WorkDir: /usr/home/myweb/public_html/

The configuration generated has sections for every interface on your router, both physical and virtual, but only the physical ones should be uncommented. There are some html code there you can alter to get a nicer output but for now leave it as it is. To have MRTG collect statistics and produce graphs you can add it as a crontab job that runs every five minutes.

*/5 * * * * /usr/local/bin/mrtg /usr/local/etc/mrtg/mrtg.cfg >/dev/null 2>&1

When the script has run for the first time you will find a few html files and images in the webfolder you created and they can be accessed like this:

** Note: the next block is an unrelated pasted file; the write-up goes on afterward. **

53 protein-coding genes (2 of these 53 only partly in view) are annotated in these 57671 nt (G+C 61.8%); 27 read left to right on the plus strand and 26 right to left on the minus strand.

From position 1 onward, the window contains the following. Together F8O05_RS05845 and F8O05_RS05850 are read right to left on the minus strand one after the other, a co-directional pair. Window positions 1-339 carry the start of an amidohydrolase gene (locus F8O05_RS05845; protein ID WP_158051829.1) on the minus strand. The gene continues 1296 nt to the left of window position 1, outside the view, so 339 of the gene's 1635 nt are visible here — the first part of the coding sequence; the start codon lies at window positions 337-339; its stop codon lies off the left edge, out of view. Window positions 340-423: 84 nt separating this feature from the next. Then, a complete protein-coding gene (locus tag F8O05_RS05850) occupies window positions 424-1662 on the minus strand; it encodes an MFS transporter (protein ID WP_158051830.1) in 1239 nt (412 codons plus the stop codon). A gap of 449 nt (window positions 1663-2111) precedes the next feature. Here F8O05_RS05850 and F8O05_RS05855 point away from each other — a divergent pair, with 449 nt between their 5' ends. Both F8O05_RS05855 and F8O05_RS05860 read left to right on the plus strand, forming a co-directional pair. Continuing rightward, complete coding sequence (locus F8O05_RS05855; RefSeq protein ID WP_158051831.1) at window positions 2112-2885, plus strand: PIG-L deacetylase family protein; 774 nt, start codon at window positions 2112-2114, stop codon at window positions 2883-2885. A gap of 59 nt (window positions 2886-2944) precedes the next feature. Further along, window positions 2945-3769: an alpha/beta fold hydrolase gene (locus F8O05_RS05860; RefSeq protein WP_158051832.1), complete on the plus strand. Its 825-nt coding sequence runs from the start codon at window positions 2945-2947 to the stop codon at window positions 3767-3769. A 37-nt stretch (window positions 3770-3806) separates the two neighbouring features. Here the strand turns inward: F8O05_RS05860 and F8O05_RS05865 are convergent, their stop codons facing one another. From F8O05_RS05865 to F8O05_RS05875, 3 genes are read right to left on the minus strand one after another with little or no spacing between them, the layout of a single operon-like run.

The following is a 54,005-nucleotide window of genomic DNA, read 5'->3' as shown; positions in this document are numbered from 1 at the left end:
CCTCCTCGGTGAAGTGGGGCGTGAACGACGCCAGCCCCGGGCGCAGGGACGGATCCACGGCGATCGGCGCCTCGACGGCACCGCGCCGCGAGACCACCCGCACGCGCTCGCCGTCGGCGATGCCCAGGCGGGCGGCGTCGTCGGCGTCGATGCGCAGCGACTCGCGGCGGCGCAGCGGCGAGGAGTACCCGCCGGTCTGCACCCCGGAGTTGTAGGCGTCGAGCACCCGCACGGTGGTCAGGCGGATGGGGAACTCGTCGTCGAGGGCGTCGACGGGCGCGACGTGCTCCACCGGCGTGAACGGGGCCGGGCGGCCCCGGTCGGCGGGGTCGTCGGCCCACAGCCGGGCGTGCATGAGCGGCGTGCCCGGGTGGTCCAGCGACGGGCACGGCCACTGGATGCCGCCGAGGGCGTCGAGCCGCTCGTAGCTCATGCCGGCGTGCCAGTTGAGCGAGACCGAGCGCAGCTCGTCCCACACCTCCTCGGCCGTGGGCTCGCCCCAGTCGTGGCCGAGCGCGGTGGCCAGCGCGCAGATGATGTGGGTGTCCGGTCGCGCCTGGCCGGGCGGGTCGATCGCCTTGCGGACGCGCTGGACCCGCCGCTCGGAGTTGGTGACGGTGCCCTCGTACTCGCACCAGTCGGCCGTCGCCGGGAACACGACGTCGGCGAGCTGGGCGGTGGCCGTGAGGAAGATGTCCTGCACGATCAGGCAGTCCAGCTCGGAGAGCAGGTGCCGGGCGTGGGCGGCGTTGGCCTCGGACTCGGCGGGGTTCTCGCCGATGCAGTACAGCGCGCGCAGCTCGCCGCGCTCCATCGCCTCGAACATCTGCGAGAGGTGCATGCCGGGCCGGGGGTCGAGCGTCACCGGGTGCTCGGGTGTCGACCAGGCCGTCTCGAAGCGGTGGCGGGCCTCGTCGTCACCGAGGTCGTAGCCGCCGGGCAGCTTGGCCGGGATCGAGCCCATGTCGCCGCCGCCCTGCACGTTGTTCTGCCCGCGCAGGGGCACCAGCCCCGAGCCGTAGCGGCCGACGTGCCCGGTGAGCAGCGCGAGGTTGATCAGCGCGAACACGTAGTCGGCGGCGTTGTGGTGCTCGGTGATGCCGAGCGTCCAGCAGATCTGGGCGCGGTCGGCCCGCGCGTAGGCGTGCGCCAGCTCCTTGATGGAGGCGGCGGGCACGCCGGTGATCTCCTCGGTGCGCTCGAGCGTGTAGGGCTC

Note: This section is optional and describes a small addon to MRTG to produce better looking output. You can safely skip this if it gets too complicated.

You probably notice that the output doesn't look exactly as good as what you may have seen on the Internet. MRTG's log format and the way it generates the images every five minutes makes it unfit for very large installations with hundreds of interfaces to monitor. Both these drawbacks are addressed by a small CGI script called 14all.